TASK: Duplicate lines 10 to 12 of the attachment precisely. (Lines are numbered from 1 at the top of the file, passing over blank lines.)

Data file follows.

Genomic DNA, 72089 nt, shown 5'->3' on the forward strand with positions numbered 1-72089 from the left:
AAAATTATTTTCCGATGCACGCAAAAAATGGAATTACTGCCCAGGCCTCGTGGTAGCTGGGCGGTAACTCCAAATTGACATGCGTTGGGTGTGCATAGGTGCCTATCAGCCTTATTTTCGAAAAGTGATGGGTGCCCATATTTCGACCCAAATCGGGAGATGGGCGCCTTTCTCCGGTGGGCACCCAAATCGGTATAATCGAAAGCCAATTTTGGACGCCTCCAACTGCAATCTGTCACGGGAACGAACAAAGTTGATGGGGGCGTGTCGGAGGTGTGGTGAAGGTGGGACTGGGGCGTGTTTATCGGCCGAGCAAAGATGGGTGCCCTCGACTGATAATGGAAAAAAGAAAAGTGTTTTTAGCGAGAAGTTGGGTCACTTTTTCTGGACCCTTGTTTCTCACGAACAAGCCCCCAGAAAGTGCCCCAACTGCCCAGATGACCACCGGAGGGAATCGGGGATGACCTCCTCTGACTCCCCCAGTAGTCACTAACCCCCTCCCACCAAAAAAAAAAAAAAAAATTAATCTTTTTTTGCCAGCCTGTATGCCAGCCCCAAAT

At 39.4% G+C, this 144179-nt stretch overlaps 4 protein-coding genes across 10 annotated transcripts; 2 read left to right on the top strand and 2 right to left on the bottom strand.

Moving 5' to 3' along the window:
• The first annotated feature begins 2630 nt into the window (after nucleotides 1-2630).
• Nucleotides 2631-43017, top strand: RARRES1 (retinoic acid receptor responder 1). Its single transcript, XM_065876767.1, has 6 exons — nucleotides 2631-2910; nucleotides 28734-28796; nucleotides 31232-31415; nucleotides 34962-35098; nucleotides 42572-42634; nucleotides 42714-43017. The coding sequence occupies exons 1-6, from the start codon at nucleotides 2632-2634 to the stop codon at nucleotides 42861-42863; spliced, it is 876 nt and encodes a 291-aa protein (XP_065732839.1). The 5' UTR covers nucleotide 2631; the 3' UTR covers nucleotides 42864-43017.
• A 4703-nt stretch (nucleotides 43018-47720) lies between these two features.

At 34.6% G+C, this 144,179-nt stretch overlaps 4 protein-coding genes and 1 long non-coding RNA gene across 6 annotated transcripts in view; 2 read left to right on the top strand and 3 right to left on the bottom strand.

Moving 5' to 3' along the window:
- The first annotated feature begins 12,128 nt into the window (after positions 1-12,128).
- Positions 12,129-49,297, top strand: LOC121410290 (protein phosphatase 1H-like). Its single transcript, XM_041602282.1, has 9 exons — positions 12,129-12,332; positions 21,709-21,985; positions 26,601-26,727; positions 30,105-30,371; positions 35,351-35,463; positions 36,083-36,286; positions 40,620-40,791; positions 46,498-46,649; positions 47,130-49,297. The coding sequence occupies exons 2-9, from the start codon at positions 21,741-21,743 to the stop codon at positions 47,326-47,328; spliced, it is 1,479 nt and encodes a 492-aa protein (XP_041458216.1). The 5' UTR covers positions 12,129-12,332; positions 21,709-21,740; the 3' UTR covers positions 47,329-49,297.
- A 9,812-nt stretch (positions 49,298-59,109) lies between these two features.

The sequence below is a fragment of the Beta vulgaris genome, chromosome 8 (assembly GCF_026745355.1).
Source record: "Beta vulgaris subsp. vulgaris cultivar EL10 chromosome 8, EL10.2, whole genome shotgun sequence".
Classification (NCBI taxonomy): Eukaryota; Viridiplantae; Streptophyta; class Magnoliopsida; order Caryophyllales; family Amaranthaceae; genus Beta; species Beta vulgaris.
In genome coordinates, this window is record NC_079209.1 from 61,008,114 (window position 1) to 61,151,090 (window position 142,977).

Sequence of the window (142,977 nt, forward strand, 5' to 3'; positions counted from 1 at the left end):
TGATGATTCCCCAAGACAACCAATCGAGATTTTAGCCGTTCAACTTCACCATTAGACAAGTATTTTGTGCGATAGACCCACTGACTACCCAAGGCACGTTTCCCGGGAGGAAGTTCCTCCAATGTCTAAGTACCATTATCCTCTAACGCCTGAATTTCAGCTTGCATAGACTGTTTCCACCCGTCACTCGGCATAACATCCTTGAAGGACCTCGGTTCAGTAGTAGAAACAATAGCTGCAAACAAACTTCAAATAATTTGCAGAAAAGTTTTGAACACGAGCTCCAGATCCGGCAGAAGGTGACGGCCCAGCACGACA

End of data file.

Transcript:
- The first annotated feature begins 12,128 nt into the window (after positions 1-12,128).
- Positions 12,129-49,297, top strand: LOC121410290 (protein phosphatase 1H-like). Its single transcript, XM_041602282.1, has 9 exons — positions 12,129-12,332; positions 21,709-21,985; positions 26,601-26,727; positions 30,105-30,371; positions 35,351-35,463; positions 36,083-36,286; positions 40,620-40,791; positions 46,498-46,649; positions 47,130-49,297. The coding sequence occupies exons 2-9, from the start codon at positions 21,741-21,743 to the stop codon at positions 47,326-47,328; spliced, it is 1,479 nt and encodes a 492-aa protein (XP_041458216.1). The 5' UTR covers positions 12,129-12,332; positions 21,709-21,740; the 3' UTR covers positions 47,329-49,297.
- A 9,812-nt stretch (positions 49,298-59,109) lies between these two features.